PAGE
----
Machine learning is a branch of Artificial Intelligence (AI), and as defined by the American computer scientist and E. Fredkin University Professor at the Carnegie Mellon University (CMU), Tom M. Mitchell, “Machine learning is the study of computer algorithms that allow computer programs to automatically improve through experience.” Major search engines like Google and Bing use it to provide the best links, and entertainment websites like Youtube and Netflix use it to give recommendations. It’s also used in speech and facial recognition, self-driving cars, targeted ads, and much more. Machine learning is similar to that of human learning - it depends on experience and trial and error.
Imagine a task like organizing your laundry. You want to be able to organize and classify clothes so that it is easier for you to find it later. To do something like this, your brain has to find a pattern in these garments - how they are shaped, how you wear them, what they are made of, and more. For you, these patterns have existed in your brain for a long time. Your brain then uses these patterns to identify what goes together: t-shirts in one pile and pants in another. Now imagine a computer algorithm doing something similar, like organizing photos of cats and dogs. To start, the computer algorithm is given pictures, or data, and tries to find a pattern in them - certain features dogs have that cats don’t. They then can apply these patterns, and now when you give the computer algorithm a dog picture, it will be able to identify that it is a dog and store it away in a dog picture database. Of course, it's much more complicated than that, but this is the basis of machine learning.
A model of brain cell interaction created by Donald Hebb in 1949 in a book titled The Organization of Behavior presented his ideas of communication between neurons. Those concepts could be applied to artificial neural networks and artificial neurons (nodes). In the 1950s, Arthur Lee Samuel, a pioneer in computer gaming and artificial intelligence made a computer program for playing checkers. He added features that allowed the program to learn from experience, and thus the term “machine learning” was created. Frank Rosenblatt went on to use both these creations to create software for the Mark 1 Perceptron which was used for image recognition. It failed to do so for many visual patterns, and research for machine learning died down. However, in the 1960s, both basic pattern recognition and neural network research received a kickstart with the nearest neighbor algorithm and multilayers.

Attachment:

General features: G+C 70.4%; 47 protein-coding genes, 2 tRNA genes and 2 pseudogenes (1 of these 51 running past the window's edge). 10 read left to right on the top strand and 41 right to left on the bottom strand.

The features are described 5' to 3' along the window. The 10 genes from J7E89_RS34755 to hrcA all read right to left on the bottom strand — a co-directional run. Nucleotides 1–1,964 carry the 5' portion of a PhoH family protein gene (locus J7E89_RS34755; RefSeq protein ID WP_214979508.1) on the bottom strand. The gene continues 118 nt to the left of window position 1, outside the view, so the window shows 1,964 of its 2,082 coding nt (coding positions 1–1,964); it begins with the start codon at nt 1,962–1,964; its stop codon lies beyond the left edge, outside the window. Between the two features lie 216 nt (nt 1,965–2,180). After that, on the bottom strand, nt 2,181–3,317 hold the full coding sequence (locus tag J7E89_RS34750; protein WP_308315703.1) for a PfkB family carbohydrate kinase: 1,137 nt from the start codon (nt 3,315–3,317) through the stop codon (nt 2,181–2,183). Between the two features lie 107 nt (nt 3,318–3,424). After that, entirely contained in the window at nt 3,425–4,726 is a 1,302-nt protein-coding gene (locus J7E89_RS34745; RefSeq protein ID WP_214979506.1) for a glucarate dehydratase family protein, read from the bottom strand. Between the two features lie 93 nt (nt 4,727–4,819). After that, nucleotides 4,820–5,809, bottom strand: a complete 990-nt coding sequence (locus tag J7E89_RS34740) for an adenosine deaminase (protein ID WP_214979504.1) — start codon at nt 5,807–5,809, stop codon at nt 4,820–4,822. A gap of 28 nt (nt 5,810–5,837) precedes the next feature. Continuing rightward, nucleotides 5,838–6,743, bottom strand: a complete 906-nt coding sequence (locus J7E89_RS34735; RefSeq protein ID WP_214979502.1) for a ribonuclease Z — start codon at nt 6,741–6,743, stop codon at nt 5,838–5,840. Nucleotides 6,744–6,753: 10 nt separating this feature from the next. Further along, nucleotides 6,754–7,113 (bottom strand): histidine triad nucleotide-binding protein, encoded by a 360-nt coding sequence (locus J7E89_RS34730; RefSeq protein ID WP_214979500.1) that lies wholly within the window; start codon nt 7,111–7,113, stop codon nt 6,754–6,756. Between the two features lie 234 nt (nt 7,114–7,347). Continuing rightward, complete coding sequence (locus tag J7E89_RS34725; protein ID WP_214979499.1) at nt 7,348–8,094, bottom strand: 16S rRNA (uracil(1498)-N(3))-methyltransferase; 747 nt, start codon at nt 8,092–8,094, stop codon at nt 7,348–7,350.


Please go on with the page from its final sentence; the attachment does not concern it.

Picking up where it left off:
In 1986, Geoffrey Hinton showed that backpropagation could solve what went wrong with the Perceptron; it could train a deep neural network, which was what started deep learning.
A subset of machine learning, deep learning is a technique that gives machines the ability to find even the smallest patterns and enhance them. It’s extremely powerful due to the many layers of artificial neural networks stacked on top of each other that filter through the staggeringly huge amount of data we have.
Machine learning and deep learning come in three main categories, each with their own applications. Supervised learning labels the data so the algorithm knows exactly what to look for - it’s what powers your YouTube recommendation page. Unsupervised learning is less prevalent. The data isn’t labeled and the algorithm just looks for patterns. Reinforcement learning, as the name suggests, rewards or penalizes the machine while it tries to reach an objective through trial and error.
Machine learning is much more complicated than this of course, but the most important thing you have to remember is that it’s how machines take in data, find a pattern, and apply the pattern.
Copeland, B.J. “Artificial Intelligence.” Encyclopædia Britannica, Encyclopædia Britannica, 11 Aug. 2020, www.britannica.com/technology/artificial-intelligence/Is-strong-AI-possible
Foote, Keith D. “A Brief History of Machine Learning.” DATAVERSITY, DATAVERSITY, 13 Mar. 2019, www.dataversity.net/a-brief-history-of-machine-learning/
Hao, Karen. “What Is Machine Learning?” MIT Technology Review, MIT , 2 Apr. 2020, www.technologyreview.com/2018/11/17/103781/what-is-machine-learning-we-drew-you-another-flowchart/
Marr, Bernard. “What Is Deep Learning AI? A Simple Guide With 8 Practical Examples.” Forbes, Forbes Magazine, 12 Dec. 2018, www.forbes.com/sites/bernardmarr/2018/10/01/what-is-deep-learning-ai-a-simple-guide-with-8-practical-examples/
Somers, James. “Is AI Riding a One-Trick Pony?” MIT Technology Review, MIT, 2 Apr. 2020, www.technologyreview.com/2017/09/29/67852/is-ai-riding-a-one-trick-pony/